KP: In the U.S.A., there is the D.A.R.E. program (Drug Abuse Resistance Education) in elementary and middle school to educate kids about the dangers of drinking and using drugs. Is there any kind of program like this in Poland?

MB: Not really and this was also the point. There was really a big reaction to the Wyborcza article and a lot of schools got on board with the campaign. Teachers know it is a problem and so do a lot of parents, but they didn’t know what to do about it. Now there is an actual dialogue as to whether it is the responsibility of schools or parents to educate kids about the dangers of drinking. There is already talk of doing a short seminar in some schools. Something every other month or so is a great idea, I think.

KP: What are the goals of the Nieletni campaign exactly? What do you hope to accomplish in the best-case scenario?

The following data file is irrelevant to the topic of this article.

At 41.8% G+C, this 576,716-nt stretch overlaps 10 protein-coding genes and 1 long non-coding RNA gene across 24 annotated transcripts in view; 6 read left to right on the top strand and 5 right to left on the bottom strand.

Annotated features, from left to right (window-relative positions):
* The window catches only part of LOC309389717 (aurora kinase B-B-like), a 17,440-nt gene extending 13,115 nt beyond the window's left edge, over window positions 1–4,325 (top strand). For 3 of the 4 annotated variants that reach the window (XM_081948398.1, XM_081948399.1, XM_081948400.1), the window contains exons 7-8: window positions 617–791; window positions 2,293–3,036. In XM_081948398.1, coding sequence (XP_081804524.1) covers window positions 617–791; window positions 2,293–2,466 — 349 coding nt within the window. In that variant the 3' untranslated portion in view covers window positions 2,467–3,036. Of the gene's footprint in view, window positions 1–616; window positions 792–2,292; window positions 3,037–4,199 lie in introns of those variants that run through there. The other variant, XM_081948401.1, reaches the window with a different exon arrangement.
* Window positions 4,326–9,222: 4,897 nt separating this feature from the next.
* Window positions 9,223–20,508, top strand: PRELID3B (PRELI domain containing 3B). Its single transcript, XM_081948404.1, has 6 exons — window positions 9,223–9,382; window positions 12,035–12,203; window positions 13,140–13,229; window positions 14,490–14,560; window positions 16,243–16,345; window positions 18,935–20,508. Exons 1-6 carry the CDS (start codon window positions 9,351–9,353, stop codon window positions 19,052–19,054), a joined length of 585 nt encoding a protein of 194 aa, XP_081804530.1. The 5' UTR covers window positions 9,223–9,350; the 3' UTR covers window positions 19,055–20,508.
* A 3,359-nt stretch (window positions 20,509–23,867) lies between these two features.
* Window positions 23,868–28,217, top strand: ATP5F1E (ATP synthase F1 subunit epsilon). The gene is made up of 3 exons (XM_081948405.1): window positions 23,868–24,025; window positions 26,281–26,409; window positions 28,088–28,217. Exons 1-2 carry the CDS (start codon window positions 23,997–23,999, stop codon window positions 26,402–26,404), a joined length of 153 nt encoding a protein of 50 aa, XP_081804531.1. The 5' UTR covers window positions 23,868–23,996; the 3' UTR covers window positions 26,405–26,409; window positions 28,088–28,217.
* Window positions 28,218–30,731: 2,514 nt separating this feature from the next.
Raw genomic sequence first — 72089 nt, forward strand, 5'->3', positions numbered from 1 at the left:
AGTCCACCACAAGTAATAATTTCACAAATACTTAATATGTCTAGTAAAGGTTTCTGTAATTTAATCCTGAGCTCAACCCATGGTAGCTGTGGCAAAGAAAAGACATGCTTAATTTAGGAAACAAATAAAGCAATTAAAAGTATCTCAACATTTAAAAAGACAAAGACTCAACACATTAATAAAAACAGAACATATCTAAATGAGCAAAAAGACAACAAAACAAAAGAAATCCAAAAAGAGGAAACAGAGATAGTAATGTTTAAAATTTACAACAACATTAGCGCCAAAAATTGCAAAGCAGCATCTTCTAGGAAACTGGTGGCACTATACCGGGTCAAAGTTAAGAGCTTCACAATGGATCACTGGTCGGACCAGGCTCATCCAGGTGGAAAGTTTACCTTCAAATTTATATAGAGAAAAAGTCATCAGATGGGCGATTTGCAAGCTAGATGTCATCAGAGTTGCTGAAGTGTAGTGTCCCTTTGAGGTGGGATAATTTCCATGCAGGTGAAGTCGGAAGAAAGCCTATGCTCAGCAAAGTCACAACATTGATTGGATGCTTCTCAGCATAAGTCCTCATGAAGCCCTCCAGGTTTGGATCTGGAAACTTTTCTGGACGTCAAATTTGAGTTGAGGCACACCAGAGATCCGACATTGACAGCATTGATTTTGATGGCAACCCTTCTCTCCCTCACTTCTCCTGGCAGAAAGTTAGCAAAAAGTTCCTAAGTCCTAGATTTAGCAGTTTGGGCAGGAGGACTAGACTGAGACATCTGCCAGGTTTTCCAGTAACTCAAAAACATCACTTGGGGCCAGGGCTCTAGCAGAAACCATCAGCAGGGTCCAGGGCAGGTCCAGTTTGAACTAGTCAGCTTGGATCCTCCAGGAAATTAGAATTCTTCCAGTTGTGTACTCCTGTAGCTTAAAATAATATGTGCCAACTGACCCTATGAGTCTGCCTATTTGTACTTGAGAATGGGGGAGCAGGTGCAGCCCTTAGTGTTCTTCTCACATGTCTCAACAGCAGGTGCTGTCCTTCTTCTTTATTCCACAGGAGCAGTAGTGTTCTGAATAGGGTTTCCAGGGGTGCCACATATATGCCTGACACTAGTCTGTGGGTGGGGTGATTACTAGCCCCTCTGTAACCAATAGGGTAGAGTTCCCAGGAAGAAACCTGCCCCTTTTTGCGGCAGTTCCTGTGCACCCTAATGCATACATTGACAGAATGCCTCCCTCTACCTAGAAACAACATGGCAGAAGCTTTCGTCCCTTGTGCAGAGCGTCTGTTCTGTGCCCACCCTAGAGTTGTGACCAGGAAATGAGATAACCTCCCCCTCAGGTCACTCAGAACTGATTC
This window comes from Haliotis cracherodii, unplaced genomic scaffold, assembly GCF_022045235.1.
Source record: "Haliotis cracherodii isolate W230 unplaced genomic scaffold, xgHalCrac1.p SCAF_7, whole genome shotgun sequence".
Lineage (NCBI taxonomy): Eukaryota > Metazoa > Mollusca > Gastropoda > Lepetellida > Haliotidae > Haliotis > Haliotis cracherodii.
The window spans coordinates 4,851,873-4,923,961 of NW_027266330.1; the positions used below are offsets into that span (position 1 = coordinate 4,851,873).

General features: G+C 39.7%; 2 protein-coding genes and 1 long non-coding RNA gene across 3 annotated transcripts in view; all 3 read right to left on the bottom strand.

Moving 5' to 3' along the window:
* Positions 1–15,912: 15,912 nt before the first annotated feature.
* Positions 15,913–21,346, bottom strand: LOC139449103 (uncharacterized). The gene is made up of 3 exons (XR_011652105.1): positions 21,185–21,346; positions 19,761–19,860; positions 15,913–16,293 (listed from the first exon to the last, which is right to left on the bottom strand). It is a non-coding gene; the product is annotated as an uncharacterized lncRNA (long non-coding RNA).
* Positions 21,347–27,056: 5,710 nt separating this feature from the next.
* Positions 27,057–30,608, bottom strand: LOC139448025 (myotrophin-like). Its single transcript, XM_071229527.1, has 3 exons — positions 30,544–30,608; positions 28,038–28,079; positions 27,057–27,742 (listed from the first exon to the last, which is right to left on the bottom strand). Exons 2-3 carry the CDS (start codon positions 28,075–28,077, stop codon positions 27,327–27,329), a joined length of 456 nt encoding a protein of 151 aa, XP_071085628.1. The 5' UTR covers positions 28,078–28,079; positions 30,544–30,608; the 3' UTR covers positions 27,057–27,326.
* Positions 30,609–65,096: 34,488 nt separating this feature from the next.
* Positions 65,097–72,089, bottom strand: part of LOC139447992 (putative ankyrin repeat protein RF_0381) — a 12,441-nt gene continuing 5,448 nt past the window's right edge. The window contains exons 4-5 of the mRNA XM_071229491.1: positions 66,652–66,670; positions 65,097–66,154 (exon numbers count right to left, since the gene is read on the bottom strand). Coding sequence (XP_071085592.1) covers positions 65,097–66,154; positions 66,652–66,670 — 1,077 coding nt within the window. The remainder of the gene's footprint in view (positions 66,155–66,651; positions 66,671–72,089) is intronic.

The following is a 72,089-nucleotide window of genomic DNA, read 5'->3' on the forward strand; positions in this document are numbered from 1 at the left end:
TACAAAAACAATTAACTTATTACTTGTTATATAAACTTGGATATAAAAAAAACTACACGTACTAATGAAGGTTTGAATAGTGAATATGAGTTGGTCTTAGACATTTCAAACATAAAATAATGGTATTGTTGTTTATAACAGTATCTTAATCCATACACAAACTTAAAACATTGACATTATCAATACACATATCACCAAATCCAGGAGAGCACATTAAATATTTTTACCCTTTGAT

MB: Well I think it’s already been successful. The point was to get people talking about this problem, and judging from the reaction in the media and the comments online we seem to have touched a nerve. About the sticker campaign itself, even if it makes it just a little bit harder for teenagers to drink in bars then I think it’s a great success. This wasn’t really a planned action, it just happened spontaneously. And I’m not against partying either you know. I don’t want to be misunderstood in this whole thing. I just thought this is an issue that people needed to be aware of. I hope that this issue will stay in the public forum.